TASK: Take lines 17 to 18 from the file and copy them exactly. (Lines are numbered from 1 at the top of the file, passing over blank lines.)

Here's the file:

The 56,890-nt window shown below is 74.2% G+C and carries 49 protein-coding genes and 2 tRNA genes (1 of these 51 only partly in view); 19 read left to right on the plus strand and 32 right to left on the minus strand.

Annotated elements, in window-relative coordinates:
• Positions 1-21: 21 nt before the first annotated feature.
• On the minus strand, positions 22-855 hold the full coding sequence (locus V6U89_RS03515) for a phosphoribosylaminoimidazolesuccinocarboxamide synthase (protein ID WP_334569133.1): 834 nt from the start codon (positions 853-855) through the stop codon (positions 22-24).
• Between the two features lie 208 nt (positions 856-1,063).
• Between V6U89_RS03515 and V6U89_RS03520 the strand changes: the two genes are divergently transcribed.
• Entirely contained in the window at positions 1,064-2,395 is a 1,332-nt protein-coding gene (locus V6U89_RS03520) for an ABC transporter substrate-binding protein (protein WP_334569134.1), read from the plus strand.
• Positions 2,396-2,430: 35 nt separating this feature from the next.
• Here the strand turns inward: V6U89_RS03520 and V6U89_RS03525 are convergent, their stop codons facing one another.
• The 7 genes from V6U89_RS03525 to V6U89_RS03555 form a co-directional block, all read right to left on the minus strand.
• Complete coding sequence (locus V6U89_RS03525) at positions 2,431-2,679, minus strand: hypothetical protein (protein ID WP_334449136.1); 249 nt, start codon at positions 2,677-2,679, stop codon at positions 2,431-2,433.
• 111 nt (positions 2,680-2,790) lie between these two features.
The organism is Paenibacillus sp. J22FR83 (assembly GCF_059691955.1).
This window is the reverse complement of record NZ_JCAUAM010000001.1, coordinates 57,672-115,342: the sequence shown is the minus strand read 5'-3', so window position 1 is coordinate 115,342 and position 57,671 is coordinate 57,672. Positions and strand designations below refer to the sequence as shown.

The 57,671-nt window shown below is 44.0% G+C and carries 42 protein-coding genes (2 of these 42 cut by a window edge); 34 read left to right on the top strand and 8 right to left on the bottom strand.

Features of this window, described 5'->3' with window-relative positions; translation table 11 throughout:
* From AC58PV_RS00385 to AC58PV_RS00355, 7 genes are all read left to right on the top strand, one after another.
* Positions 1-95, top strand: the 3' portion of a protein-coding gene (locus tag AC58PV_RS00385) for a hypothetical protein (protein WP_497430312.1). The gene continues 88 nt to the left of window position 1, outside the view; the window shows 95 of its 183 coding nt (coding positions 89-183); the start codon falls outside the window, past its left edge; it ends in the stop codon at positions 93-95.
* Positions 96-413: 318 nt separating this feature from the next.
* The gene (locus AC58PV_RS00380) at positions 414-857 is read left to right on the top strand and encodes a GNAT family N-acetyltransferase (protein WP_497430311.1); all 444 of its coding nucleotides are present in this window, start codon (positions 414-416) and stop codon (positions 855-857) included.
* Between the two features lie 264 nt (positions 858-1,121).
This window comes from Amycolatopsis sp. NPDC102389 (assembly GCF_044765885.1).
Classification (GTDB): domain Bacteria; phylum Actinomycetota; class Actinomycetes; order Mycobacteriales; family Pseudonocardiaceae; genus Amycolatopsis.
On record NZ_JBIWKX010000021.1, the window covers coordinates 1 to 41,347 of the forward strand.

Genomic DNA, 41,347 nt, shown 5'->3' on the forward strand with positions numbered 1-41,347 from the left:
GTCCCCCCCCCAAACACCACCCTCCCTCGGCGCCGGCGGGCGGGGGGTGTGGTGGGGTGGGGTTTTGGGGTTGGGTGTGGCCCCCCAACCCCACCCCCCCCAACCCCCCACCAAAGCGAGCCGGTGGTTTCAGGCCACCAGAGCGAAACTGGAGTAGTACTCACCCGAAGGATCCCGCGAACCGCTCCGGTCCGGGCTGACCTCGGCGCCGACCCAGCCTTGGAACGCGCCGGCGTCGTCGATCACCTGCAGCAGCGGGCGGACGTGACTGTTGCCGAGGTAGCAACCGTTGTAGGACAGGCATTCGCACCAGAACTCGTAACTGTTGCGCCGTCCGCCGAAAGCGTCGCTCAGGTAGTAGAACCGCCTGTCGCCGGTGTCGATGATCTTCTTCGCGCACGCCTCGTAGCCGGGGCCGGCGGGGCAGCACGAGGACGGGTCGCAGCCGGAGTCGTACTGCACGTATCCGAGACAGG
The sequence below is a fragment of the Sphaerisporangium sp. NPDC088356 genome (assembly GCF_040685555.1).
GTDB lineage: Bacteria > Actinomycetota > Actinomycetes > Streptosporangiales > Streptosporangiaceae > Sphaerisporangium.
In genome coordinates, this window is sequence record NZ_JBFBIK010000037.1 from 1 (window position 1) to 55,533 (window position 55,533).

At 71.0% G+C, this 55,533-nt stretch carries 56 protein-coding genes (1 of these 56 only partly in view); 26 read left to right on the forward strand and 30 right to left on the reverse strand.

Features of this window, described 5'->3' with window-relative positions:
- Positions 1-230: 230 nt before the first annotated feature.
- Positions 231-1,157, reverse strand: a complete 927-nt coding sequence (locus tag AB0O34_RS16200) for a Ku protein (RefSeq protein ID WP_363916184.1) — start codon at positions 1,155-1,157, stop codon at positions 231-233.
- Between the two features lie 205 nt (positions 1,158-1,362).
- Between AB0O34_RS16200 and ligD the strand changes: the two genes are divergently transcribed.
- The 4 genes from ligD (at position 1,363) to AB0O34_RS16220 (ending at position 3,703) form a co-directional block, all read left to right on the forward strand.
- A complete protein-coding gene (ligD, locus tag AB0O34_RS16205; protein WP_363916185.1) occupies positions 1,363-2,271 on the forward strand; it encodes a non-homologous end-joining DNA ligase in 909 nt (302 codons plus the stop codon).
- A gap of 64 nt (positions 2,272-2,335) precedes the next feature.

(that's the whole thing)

* From AC58PV_RS00385 to AC58PV_RS00355, 7 genes are all read left to right on the top strand, one after another.
* Positions 1-95, top strand: the 3' portion of a protein-coding gene (locus tag AC58PV_RS00385) for a hypothetical protein (protein WP_497430312.1). The gene continues 88 nt to the left of window position 1, outside the view; the window shows 95 of its 183 coding nt (coding positions 89-183); the start codon falls outside the window, past its left edge; it ends in the stop codon at positions 93-95.